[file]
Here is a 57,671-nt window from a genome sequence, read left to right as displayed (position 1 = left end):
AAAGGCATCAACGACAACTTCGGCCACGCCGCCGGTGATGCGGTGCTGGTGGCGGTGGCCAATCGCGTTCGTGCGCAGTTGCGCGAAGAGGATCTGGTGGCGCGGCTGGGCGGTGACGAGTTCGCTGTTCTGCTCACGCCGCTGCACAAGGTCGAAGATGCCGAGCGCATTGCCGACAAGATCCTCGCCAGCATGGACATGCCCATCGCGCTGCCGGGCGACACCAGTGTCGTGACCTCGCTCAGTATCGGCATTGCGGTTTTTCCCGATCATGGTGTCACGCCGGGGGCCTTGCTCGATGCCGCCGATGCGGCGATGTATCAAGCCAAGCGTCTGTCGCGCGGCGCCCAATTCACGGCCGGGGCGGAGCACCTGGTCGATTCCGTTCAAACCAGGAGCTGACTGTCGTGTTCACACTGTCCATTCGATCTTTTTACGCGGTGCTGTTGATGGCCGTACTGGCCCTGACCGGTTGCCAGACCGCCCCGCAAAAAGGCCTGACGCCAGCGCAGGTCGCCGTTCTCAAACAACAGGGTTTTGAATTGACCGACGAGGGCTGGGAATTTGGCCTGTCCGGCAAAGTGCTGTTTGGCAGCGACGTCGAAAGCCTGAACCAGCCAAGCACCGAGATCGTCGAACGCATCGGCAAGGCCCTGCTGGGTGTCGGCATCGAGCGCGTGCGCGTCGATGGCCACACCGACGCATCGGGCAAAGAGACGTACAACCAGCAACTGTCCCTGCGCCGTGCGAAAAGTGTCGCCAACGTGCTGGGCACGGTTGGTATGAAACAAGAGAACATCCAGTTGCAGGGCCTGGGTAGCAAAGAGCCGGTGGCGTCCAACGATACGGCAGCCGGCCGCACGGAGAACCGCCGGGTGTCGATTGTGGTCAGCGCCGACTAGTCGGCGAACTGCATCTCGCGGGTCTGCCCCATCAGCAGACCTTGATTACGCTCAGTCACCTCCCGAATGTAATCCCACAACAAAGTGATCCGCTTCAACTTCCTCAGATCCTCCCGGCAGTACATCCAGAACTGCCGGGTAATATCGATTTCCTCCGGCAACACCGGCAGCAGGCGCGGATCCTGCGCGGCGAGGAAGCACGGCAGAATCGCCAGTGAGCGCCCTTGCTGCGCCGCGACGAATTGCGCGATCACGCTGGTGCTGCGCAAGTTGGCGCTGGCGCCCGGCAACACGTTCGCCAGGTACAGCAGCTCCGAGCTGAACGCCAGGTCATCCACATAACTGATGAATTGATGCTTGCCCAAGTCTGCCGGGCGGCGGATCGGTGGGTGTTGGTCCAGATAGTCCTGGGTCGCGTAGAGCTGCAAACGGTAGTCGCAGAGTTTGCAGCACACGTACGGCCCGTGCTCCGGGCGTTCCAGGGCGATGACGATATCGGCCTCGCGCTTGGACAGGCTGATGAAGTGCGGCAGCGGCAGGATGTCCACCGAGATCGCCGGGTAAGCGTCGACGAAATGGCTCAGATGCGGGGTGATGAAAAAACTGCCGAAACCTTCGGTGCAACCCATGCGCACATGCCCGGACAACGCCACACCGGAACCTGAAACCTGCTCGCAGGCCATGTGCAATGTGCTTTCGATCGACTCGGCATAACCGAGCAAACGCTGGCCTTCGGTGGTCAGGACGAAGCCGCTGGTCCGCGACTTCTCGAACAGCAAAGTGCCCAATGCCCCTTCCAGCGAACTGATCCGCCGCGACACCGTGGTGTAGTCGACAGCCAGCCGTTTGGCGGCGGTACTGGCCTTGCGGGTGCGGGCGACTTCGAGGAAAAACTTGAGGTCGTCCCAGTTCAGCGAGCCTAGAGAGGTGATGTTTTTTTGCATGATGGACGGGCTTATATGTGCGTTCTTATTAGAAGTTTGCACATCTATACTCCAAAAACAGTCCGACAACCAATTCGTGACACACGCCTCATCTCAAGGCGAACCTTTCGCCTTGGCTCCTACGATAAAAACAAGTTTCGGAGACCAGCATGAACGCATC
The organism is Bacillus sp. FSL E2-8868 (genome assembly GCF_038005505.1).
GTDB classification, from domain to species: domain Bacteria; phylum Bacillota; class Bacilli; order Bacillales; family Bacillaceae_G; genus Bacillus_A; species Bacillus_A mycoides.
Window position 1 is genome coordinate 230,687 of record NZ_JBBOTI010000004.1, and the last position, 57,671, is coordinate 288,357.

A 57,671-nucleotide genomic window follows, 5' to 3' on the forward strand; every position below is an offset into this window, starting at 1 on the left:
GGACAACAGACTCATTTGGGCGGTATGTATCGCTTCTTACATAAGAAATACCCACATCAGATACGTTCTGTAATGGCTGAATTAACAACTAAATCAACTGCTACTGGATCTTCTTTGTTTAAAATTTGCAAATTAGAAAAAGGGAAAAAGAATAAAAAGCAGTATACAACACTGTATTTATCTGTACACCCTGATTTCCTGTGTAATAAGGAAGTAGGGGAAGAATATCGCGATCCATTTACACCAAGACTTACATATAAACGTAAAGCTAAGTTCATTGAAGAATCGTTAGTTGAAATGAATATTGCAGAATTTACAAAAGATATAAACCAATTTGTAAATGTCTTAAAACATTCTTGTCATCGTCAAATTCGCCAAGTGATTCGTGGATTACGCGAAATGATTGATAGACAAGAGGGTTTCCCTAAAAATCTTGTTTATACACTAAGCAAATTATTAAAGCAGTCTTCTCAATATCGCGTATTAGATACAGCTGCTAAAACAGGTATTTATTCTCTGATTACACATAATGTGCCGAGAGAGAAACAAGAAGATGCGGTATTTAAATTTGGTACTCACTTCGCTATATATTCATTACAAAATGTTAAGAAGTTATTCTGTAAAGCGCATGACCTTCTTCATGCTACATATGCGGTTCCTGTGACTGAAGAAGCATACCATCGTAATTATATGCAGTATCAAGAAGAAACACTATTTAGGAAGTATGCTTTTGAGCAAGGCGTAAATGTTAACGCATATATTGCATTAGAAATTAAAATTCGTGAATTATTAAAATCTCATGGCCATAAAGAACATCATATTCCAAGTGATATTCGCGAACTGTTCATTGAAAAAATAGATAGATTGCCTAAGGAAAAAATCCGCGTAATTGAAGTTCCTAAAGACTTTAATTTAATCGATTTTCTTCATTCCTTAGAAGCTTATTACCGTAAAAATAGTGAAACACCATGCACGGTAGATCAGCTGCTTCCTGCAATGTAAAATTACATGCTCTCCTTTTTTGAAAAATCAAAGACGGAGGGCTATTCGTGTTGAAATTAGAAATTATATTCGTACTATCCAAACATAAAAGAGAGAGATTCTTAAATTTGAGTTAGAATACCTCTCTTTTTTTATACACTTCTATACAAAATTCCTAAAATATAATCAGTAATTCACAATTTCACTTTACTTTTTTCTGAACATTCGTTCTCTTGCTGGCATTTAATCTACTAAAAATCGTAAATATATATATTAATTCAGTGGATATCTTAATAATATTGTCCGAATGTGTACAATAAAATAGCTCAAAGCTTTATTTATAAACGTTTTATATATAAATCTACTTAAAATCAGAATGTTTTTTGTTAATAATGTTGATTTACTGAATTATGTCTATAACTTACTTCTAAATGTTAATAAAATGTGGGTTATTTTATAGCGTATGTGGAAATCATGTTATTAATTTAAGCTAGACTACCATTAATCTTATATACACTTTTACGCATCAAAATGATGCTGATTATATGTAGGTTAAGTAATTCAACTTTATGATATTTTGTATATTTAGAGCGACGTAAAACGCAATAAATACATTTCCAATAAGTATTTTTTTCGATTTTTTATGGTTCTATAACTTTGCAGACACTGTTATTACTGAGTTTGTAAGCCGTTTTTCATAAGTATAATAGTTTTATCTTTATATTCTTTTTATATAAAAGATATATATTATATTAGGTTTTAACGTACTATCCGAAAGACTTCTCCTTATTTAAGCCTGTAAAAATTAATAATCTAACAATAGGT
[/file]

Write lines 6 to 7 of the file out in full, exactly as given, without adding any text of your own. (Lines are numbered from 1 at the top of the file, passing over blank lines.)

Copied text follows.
A 57,671-nucleotide genomic window follows, 5' to 3' on the forward strand; every position below is an offset into this window, starting at 1 on the left:
GGACAACAGACTCATTTGGGCGGTATGTATCGCTTCTTACATAAGAAATACCCACATCAGATACGTTCTGTAATGGCTGAATTAACAACTAAATCAACTGCTACTGGATCTTCTTTGTTTAAAATTTGCAAATTAGAAAAAGGGAAAAAGAATAAAAAGCAGTATACAACACTGTATTTATCTGTACACCCTGATTTCCTGTGTAATAAGGAAGTAGGGGAAGAATATCGCGATCCATTTACACCAAGACTTACATATAAACGTAAAGCTAAGTTCATTGAAGAATCGTTAGTTGAAATGAATATTGCAGAATTTACAAAAGATATAAACCAATTTGTAAATGTCTTAAAACATTCTTGTCATCGTCAAATTCGCCAAGTGATTCGTGGATTACGCGAAATGATTGATAGACAAGAGGGTTTCCCTAAAAATCTTGTTTATACACTAAGCAAATTATTAAAGCAGTCTTCTCAATATCGCGTATTAGATACAGCTGCTAAAACAGGTATTTATTCTCTGATTACACATAATGTGCCGAGAGAGAAACAAGAAGATGCGGTATTTAAATTTGGTACTCACTTCGCTATATATTCATTACAAAATGTTAAGAAGTTATTCTGTAAAGCGCATGACCTTCTTCATGCTACATATGCGGTTCCTGTGACTGAAGAAGCATACCATCGTAATTATATGCAGTATCAAGAAGAAACACTATTTAGGAAGTATGCTTTTGAGCAAGGCGTAAATGTTAACGCATATATTGCATTAGAAATTAAAATTCGTGAATTATTAAAATCTCATGGCCATAAAGAACATCATATTCCAAGTGATATTCGCGAACTGTTCATTGAAAAAATAGATAGATTGCCTAAGGAAAAAATCCGCGTAATTGAAGTTCCTAAAGACTTTAATTTAATCGATTTTCTTCATTCCTTAGAAGCTTATTACCGTAAAAATAGTGAAACACCATGCACGGTAGATCAGCTGCTTCCTGCAATGTAAAATTACATGCTCTCCTTTTTTGAAAAATCAAAGACGGAGGGCTATTCGTGTTGAAATTAGAAATTATATTCGTACTATCCAAACATAAAAGAGAGAGATTCTTAAATTTGAGTTAGAATACCTCTCTTTTTTTATACACTTCTATACAAAATTCCTAAAATATAATCAGTAATTCACAATTTCACTTTACTTTTTTCTGAACATTCGTTCTCTTGCTGGCATTTAATCTACTAAAAATCGTAAATATATATATTAATTCAGTGGATATCTTAATAATATTGTCCGAATGTGTACAATAAAATAGCTCAAAGCTTTATTTATAAACGTTTTATATATAAATCTACTTAAAATCAGAATGTTTTTTGTTAATAATGTTGATTTACTGAATTATGTCTATAACTTACTTCTAAATGTTAATAAAATGTGGGTTATTTTATAGCGTATGTGGAAATCATGTTATTAATTTAAGCTAGACTACCATTAATCTTATATACACTTTTACGCATCAAAATGATGCTGATTATATGTAGGTTAAGTAATTCAACTTTATGATATTTTGTATATTTAGAGCGACGTAAAACGCAATAAATACATTTCCAATAAGTATTTTTTTCGATTTTTTATGGTTCTATAACTTTGCAGACACTGTTATTACTGAGTTTGTAAGCCGTTTTTCATAAGTATAATAGTTTTATCTTTATATTCTTTTTATATAAAAGATATATATTATATTAGGTTTTAACGTACTATCCGAAAGACTTCTCCTTATTTAAGCCTGTAAAAATTAATAATCTAACAATAGGT